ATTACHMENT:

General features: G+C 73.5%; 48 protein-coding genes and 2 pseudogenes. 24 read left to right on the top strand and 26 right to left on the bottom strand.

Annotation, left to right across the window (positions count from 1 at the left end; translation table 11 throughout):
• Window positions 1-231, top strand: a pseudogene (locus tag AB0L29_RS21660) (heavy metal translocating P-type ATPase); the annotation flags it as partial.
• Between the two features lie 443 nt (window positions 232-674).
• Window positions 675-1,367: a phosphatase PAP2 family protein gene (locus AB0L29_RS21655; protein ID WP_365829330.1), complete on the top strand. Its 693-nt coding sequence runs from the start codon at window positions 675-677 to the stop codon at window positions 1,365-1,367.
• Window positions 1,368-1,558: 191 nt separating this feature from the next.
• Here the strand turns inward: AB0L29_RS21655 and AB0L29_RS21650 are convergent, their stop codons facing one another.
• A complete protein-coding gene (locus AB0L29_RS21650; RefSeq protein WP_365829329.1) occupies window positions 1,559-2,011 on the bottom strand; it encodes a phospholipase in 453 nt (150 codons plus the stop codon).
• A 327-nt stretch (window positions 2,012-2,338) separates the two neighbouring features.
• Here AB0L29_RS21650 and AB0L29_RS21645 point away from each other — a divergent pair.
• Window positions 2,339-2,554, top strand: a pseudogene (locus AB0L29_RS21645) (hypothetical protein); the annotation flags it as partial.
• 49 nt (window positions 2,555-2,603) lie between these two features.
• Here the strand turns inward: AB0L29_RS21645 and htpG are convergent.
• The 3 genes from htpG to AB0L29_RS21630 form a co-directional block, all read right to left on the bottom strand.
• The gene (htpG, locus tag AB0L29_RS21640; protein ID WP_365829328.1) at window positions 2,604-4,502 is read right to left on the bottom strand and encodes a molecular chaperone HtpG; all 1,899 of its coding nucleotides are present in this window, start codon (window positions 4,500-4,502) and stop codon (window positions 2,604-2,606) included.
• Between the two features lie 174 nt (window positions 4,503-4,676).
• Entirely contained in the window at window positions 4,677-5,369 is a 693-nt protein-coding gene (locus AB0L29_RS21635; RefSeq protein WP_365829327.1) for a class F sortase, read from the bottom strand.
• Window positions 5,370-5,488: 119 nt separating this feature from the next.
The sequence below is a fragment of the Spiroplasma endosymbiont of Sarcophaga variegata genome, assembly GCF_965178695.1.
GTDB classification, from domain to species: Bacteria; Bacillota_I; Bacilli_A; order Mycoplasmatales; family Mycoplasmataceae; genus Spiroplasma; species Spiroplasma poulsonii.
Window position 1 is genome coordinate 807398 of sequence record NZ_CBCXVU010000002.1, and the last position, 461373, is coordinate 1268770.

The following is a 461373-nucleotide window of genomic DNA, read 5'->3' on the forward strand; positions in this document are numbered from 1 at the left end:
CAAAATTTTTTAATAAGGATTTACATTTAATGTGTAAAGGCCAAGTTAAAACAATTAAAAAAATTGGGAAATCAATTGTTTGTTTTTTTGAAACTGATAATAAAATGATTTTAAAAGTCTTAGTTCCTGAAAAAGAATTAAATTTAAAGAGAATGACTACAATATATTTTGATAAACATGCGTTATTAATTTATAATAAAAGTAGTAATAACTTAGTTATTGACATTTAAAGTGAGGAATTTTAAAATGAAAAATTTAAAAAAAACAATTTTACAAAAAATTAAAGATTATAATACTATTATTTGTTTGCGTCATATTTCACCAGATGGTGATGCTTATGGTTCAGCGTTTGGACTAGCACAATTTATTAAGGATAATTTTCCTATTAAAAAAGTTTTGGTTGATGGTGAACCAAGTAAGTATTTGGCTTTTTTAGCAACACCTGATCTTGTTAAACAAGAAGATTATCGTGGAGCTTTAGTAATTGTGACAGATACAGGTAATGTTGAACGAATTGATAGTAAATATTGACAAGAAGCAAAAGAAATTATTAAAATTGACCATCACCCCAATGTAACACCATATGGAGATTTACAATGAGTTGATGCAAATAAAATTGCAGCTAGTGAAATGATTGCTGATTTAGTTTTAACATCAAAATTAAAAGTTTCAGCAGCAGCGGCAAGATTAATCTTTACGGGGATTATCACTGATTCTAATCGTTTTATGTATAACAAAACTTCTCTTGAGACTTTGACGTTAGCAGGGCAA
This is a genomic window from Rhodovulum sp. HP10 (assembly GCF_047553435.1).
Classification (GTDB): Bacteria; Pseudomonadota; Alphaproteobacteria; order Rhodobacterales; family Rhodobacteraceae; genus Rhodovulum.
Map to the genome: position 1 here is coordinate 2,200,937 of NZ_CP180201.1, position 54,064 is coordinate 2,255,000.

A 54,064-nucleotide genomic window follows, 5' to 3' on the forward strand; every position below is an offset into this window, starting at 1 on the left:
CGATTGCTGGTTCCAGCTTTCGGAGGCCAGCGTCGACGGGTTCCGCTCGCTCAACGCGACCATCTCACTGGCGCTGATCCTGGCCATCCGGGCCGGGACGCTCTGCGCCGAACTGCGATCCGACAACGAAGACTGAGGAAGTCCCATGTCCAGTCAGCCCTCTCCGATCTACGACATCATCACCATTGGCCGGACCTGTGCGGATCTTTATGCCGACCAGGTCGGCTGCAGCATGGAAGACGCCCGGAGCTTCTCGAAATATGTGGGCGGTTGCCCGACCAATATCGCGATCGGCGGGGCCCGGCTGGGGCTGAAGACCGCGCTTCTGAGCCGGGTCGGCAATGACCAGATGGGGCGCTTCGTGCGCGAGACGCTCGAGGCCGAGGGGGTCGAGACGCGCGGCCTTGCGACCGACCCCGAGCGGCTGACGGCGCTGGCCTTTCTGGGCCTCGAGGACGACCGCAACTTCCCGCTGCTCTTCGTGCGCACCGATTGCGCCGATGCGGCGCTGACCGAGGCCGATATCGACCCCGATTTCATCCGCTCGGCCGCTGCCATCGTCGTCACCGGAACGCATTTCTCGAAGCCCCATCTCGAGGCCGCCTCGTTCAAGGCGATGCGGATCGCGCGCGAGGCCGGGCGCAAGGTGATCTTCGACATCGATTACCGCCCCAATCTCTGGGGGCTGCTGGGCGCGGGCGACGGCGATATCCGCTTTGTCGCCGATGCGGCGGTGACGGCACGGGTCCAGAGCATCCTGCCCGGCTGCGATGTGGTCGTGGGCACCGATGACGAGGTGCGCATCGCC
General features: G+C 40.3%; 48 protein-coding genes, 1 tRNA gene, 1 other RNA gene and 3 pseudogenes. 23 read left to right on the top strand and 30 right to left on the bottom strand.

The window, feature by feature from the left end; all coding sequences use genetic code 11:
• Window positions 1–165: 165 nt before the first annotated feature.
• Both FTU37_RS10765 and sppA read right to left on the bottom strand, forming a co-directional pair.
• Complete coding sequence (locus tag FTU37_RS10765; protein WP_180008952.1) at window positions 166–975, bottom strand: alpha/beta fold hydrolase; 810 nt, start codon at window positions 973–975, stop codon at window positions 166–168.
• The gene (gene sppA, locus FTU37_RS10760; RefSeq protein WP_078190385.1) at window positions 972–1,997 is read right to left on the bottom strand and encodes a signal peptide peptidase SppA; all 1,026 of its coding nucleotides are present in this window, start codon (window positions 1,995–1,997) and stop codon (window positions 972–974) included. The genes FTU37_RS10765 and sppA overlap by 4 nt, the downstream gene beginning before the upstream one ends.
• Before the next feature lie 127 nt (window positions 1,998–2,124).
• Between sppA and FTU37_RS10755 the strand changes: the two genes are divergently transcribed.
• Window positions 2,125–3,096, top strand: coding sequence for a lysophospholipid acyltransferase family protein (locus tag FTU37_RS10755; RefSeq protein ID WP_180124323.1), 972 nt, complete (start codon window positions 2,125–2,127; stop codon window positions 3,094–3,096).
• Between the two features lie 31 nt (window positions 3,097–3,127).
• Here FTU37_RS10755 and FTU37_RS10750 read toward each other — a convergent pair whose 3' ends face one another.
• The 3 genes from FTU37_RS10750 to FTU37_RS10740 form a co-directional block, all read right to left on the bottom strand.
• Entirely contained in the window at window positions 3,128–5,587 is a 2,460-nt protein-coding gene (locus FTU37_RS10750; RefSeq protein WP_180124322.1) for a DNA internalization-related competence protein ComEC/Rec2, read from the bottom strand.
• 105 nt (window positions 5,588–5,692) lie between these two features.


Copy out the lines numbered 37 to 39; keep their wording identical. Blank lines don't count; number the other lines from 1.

• Window positions 2,125–3,096, top strand: coding sequence for a lysophospholipid acyltransferase family protein (locus tag FTU37_RS10755; RefSeq protein ID WP_180124323.1), 972 nt, complete (start codon window positions 2,125–2,127; stop codon window positions 3,094–3,096).
• Between the two features lie 31 nt (window positions 3,097–3,127).
• Here FTU37_RS10755 and FTU37_RS10750 read toward each other — a convergent pair whose 3' ends face one another.